“And that’s another thing.” Soran glared at the bunk. “That isn’t large enough for two, and this cabin isn’t big enough for rats to raise a litter. Get your things together. We’re moving to something bigger, with more air, better light, and space for two, one of whom is a student who’s going to need room to study.”

Faunos frowned at him. “Soran … don’t make a fool of me. If this is all a trick, it’s cruel.”

“And if it’s all true, the gods answered your prayers,” Soran added. “Have faith, Faunos. Helios has a bad reputation for being the destroyer, but without his light there’s no heat, no life. The world would soon be ice and darkness. If you spoke to him, or to Mayat, or Naxos, is it so impossible for the gods and your great ancestors to whisper into the ears of the three old women who weave the fate of the world on a loom the size of the Cosmos?” He smiled at the confounded and yet ridiculously optimistic look on Faunos’s face. “You asked for safety, life … a guardian, perhaps. They gave you what you wanted. And besides,” he added pragmatically, “if I’m duping you, your friend Afris will have the head off my shoulders, and all this crew will do -- Senmet included! -- is feed my body to the sharks and deny I was ever aboard. I doubt Priolas could stop them, even if he wanted to. And he wouldn't want to.” He gestured at the goatskin which remained under the bed. “Get out the books, and console yourself … a prince of Vayal who should one day have worn the double crown is waiting on you.”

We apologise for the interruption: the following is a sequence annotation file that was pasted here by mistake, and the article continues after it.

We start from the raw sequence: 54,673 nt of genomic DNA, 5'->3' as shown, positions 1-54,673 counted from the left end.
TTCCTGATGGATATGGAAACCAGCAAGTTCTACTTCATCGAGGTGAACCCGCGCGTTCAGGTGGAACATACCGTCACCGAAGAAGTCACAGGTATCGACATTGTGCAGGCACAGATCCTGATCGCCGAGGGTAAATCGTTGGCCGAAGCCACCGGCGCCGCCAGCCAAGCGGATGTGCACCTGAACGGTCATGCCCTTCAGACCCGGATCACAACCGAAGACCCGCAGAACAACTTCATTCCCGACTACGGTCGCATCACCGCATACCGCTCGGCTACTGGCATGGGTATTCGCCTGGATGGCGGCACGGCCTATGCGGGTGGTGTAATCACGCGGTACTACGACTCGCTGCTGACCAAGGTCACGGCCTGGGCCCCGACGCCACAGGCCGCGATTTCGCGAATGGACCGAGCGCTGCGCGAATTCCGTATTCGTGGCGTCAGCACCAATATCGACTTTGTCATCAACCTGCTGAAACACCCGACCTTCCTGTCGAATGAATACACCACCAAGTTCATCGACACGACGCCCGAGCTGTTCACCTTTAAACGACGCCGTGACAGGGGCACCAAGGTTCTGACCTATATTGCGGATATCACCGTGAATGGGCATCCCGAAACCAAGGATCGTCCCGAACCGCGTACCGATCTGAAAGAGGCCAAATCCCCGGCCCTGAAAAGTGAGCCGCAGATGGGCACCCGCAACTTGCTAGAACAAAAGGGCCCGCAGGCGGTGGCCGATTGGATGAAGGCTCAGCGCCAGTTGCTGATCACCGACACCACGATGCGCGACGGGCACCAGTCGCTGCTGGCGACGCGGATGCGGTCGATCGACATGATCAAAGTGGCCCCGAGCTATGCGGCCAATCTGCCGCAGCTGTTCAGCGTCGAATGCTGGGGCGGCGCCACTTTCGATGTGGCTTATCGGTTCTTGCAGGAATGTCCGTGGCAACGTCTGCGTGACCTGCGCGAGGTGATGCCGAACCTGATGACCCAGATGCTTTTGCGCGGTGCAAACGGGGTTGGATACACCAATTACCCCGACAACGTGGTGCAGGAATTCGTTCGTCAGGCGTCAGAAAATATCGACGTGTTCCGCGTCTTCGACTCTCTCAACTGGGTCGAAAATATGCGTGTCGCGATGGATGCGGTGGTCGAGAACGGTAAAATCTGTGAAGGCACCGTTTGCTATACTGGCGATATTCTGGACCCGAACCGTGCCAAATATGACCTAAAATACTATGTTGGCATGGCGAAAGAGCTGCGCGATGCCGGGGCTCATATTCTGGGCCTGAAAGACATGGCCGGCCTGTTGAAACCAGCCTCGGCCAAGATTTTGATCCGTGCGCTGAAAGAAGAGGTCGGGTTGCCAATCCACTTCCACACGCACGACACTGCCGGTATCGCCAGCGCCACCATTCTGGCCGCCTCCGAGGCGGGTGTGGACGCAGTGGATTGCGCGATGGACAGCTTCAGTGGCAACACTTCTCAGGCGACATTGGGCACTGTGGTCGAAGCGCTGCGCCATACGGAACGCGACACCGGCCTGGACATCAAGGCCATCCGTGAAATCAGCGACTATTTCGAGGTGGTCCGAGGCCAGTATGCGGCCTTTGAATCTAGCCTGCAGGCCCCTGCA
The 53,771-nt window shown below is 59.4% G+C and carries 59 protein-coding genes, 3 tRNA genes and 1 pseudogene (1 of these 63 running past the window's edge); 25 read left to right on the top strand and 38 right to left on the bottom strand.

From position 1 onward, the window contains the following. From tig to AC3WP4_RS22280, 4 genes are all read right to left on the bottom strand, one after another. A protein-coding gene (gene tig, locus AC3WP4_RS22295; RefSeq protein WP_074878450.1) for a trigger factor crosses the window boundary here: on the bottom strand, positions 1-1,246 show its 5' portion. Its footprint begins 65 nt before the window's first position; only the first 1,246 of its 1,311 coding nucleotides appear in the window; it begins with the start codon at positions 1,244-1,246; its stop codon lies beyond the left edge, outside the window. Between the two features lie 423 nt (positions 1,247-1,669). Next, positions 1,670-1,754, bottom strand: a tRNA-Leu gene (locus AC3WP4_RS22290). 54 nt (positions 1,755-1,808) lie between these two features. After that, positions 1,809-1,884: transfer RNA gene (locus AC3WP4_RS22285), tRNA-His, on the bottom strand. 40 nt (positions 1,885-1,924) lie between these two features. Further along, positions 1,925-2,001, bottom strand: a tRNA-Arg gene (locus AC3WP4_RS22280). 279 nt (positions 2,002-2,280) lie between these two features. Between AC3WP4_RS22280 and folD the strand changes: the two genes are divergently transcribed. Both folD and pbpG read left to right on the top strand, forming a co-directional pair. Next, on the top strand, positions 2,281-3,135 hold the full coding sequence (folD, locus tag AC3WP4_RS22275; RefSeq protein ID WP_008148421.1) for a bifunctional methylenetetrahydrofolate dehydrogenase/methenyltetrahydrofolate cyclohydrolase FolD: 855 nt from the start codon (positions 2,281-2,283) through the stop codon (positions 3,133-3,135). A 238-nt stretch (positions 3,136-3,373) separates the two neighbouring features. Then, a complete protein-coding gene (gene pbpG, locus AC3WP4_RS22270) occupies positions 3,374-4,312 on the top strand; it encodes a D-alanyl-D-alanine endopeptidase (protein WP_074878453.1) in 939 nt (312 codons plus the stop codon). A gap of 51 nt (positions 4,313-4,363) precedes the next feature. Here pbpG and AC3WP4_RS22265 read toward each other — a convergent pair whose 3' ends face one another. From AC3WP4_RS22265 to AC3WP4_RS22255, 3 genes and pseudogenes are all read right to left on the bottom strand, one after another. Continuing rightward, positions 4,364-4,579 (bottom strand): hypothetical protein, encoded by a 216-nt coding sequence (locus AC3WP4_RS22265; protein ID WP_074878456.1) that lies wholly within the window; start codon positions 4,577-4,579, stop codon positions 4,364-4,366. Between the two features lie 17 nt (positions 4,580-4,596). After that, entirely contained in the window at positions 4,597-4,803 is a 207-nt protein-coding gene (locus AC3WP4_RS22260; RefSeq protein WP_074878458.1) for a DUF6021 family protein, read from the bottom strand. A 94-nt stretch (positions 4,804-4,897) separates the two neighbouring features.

With that he stepped out, leaving Faunos so astounded and outraged, for once in his young life he was speechless. Soran indulged himself in a chuckle as he climbed back to the deck, following the sound of Priolas’s voice.

He and Senmet were standing in the stern, in the shade of the steering oar, and both men wore cautious, pensive faces. Soran already knew Priolas’s thoughts, but he had never worked closely with Senmet. Priolas's cousin was much less predictable.

Senmet’s neck was raw and black with the newly cauterized wound, and he would wear a scar there as long as he lived. Every time he touched it or saw his reflection, he would think of Faunos and feel the weight of debt. The first words out of his mouth were angry.